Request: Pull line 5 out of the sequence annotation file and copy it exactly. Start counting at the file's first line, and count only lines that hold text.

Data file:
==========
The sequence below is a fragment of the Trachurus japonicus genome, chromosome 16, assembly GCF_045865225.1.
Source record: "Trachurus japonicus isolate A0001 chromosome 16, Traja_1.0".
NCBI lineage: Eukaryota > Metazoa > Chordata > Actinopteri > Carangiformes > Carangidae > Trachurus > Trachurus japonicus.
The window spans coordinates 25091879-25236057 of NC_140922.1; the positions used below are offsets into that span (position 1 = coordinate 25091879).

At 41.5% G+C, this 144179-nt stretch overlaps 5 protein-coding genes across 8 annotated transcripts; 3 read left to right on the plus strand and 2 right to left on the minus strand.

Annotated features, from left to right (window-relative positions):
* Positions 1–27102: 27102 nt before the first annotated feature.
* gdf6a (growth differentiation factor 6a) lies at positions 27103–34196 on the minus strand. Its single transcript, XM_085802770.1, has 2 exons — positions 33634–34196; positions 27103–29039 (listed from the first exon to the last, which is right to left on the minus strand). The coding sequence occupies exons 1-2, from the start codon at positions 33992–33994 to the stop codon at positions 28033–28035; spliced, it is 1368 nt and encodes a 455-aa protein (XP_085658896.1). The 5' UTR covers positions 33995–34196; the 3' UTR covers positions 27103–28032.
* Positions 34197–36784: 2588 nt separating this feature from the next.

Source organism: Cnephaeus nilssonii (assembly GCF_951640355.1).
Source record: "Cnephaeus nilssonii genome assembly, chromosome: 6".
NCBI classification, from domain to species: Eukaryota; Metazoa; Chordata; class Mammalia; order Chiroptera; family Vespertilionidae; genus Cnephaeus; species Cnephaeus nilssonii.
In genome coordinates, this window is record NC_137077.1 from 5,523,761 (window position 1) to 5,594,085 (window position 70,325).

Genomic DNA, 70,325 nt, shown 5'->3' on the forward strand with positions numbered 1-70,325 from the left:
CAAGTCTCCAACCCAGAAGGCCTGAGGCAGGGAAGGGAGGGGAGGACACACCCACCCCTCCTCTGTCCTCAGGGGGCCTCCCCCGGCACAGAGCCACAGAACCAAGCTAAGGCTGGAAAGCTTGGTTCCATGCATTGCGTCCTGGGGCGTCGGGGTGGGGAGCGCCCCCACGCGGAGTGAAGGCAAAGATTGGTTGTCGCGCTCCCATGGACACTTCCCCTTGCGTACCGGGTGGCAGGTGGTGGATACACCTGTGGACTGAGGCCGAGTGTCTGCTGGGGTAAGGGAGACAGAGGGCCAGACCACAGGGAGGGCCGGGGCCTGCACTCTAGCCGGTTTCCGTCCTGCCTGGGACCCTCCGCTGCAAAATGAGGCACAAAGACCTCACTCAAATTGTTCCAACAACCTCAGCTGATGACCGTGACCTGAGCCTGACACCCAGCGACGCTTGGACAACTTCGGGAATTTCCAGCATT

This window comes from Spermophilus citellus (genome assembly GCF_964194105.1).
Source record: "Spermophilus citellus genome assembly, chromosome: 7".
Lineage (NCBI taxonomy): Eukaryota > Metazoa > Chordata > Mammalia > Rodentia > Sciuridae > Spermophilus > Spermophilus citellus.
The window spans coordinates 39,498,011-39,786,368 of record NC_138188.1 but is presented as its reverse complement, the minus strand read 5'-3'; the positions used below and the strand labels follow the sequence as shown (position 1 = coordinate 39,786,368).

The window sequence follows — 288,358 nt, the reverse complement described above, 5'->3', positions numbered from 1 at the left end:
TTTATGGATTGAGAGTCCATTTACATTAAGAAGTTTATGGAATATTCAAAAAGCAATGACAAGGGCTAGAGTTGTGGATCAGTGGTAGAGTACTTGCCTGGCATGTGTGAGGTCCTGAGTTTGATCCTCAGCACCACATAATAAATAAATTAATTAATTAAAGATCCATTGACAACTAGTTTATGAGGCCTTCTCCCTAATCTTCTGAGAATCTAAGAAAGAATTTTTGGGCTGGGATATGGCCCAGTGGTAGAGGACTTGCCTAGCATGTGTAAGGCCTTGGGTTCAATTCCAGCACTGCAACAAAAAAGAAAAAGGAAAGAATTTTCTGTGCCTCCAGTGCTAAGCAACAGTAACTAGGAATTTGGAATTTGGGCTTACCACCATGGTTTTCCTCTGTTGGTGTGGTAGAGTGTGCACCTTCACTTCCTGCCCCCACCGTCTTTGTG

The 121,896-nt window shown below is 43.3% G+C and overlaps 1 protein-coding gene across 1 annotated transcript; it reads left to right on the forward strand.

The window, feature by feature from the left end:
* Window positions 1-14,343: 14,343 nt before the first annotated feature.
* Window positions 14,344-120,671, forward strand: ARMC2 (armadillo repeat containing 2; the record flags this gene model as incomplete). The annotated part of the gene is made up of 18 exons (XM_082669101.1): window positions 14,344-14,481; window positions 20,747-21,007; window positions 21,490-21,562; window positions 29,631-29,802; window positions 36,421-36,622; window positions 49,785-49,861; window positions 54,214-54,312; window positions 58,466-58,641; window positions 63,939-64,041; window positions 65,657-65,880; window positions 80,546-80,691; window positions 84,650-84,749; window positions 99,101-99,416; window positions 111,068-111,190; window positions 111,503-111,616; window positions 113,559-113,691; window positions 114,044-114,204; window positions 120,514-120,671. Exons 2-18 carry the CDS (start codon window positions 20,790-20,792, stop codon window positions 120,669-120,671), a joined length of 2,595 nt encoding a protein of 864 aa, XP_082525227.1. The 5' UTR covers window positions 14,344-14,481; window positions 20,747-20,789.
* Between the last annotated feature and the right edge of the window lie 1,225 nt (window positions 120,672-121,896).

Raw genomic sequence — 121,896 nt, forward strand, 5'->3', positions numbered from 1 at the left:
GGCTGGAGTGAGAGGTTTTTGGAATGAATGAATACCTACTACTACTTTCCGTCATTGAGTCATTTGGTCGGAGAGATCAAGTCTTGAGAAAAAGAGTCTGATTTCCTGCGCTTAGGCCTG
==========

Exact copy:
At 41.5% G+C, this 144179-nt stretch overlaps 5 protein-coding genes across 8 annotated transcripts; 3 read left to right on the plus strand and 2 right to left on the minus strand.